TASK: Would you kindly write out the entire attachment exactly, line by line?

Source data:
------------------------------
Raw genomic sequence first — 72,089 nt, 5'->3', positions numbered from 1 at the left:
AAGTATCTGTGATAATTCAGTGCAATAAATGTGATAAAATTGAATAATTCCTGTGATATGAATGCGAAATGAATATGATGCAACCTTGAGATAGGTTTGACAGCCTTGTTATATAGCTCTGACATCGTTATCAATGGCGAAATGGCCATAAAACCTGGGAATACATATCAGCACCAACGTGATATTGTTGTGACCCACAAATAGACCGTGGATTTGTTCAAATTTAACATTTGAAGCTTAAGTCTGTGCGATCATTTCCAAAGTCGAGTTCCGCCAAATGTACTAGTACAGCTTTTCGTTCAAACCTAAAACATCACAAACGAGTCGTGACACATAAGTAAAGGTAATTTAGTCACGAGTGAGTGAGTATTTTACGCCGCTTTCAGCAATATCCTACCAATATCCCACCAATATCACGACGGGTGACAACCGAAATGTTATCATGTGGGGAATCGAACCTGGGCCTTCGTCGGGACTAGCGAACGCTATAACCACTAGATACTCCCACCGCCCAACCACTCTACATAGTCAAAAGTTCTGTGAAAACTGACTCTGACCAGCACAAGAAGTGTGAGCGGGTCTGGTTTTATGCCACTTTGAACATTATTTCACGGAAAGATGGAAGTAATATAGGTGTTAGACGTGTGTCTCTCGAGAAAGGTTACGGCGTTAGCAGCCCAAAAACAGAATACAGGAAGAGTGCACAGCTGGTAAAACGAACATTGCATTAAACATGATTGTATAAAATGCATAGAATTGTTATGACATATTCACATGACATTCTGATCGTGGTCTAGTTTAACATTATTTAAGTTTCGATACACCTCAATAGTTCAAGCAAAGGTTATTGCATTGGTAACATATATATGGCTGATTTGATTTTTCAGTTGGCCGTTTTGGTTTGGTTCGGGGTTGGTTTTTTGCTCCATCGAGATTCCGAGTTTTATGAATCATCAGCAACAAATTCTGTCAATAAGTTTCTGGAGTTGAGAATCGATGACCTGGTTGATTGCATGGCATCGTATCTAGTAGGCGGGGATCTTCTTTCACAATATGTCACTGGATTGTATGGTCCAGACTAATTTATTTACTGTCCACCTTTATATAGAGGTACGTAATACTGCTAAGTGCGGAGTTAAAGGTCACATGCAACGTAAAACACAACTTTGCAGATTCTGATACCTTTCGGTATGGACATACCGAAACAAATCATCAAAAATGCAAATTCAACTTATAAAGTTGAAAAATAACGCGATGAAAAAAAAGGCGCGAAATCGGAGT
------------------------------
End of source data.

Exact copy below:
Raw genomic sequence first — 72,089 nt, 5'->3', positions numbered from 1 at the left:
AAGTATCTGTGATAATTCAGTGCAATAAATGTGATAAAATTGAATAATTCCTGTGATATGAATGCGAAATGAATATGATGCAACCTTGAGATAGGTTTGACAGCCTTGTTATATAGCTCTGACATCGTTATCAATGGCGAAATGGCCATAAAACCTGGGAATACATATCAGCACCAACGTGATATTGTTGTGACCCACAAATAGACCGTGGATTTGTTCAAATTTAACATTTGAAGCTTAAGTCTGTGCGATCATTTCCAAAGTCGAGTTCCGCCAAATGTACTAGTACAGCTTTTCGTTCAAACCTAAAACATCACAAACGAGTCGTGACACATAAGTAAAGGTAATTTAGTCACGAGTGAGTGAGTATTTTACGCCGCTTTCAGCAATATCCTACCAATATCCCACCAATATCACGACGGGTGACAACCGAAATGTTATCATGTGGGGAATCGAACCTGGGCCTTCGTCGGGACTAGCGAACGCTATAACCACTAGATACTCCCACCGCCCAACCACTCTACATAGTCAAAAGTTCTGTGAAAACTGACTCTGACCAGCACAAGAAGTGTGAGCGGGTCTGGTTTTATGCCACTTTGAACATTATTTCACGGAAAGATGGAAGTAATATAGGTGTTAGACGTGTGTCTCTCGAGAAAGGTTACGGCGTTAGCAGCCCAAAAACAGAATACAGGAAGAGTGCACAGCTGGTAAAACGAACATTGCATTAAACATGATTGTATAAAATGCATAGAATTGTTATGACATATTCACATGACATTCTGATCGTGGTCTAGTTTAACATTATTTAAGTTTCGATACACCTCAATAGTTCAAGCAAAGGTTATTGCATTGGTAACATATATATGGCTGATTTGATTTTTCAGTTGGCCGTTTTGGTTTGGTTCGGGGTTGGTTTTTTGCTCCATCGAGATTCCGAGTTTTATGAATCATCAGCAACAAATTCTGTCAATAAGTTTCTGGAGTTGAGAATCGATGACCTGGTTGATTGCATGGCATCGTATCTAGTAGGCGGGGATCTTCTTTCACAATATGTCACTGGATTGTATGGTCCAGACTAATTTATTTACTGTCCACCTTTATATAGAGGTACGTAATACTGCTAAGTGCGGAGTTAAAGGTCACATGCAACGTAAAACACAACTTTGCAGATTCTGATACCTTTCGGTATGGACATACCGAAACAAATCATCAAAAATGCAAATTCAACTTATAAAGTTGAAAAATAACGCGATGAAAAAAAAGGCGCGAAATCGGAGT